WASHINGTON (Reuters) – Bone growth products made by Medtronic Inc and Stryker Corp have been linked to life-threatening complications when used without approval in neck fusion surgeries, the U.S. Food and Drug Administration warned on Tuesday.
The FDA said it has received at least 38 reports in the last four years of neck swelling and breathing problems in patients given the products, which are not FDA-cleared for use in the neck.
Medtronic and Stryker make types of recombinant human bone morphogenetic proteins used to help treat degenerative disc disease, fractures and other bone conditions. InFuse Bone Graft by Medtronic and OP-1 Implant and OP-1 Putty by Stryker both contain such protein.
Representatives for the companies either could not be immediately reached or had no immediate comment.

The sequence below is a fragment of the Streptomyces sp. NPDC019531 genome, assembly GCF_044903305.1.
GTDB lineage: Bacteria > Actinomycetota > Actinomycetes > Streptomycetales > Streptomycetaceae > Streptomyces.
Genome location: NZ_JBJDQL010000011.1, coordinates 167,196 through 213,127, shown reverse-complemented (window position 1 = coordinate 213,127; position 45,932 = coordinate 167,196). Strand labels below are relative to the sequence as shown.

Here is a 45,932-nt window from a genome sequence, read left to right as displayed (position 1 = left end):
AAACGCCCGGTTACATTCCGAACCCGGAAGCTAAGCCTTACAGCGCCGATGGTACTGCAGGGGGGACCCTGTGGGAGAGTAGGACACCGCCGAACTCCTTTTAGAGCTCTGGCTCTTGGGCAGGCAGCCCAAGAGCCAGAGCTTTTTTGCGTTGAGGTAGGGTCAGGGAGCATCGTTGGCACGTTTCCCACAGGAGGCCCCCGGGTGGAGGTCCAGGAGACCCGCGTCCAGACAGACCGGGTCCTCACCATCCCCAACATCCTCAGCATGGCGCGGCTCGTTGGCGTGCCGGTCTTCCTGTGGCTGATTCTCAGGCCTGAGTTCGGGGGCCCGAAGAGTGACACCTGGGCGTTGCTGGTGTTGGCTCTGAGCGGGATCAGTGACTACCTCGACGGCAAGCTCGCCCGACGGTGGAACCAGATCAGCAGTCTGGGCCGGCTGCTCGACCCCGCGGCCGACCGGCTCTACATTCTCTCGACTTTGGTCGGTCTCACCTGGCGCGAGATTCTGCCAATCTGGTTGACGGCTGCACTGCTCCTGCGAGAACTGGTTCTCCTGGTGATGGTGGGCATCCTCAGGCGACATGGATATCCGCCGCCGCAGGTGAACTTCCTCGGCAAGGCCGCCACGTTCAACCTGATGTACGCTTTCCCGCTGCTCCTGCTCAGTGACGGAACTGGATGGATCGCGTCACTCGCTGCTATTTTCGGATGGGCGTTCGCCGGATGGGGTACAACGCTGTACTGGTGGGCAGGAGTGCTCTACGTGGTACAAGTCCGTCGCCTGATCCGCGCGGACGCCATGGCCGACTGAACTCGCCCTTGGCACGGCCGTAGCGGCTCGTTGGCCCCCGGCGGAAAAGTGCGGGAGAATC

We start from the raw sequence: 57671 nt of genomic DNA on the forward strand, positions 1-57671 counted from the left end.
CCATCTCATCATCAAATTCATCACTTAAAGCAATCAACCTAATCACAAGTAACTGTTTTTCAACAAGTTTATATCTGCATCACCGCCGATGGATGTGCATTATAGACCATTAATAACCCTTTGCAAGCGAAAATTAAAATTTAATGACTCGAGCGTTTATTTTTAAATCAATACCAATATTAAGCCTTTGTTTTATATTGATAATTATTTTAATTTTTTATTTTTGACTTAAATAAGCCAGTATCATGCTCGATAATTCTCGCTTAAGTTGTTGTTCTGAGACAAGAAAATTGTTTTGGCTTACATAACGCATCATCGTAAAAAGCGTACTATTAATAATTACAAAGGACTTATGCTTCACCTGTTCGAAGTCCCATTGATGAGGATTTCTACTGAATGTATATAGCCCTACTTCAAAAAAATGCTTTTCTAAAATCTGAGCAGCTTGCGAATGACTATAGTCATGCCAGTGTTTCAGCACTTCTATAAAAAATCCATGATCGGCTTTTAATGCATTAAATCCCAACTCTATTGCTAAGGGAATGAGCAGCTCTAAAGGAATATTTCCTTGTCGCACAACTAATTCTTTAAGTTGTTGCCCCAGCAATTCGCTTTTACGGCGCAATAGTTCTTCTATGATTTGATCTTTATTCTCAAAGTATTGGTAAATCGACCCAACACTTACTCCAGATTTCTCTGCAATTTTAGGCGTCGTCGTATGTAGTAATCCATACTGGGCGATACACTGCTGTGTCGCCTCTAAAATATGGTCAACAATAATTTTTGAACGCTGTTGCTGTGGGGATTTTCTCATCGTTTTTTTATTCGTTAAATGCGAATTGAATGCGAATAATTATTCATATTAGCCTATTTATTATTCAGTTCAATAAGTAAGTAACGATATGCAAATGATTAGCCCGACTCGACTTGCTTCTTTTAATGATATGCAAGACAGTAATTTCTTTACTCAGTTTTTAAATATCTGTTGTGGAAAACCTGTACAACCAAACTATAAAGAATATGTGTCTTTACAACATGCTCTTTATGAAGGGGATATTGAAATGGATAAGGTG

Daniel Schultz, head of the FDA’s device center, said it was not clear what caused the complications or whether certain patients were at greater risk. He said the neck’s close proximity to critical airways was part of the problem.
In some cases, patients had to have a tube inserted to help them breathe or had to have a tracheotomy. Others were given medications or underwent further surgery.
Most of the complications arose between two days and two weeks after surgery, Schultz said in a letter to doctors posted on the agency’s website.
The letter is online at http://www.fda.gov/cdrh/safety/070108-rhbmp.html.
(Editing by Braden Reddall)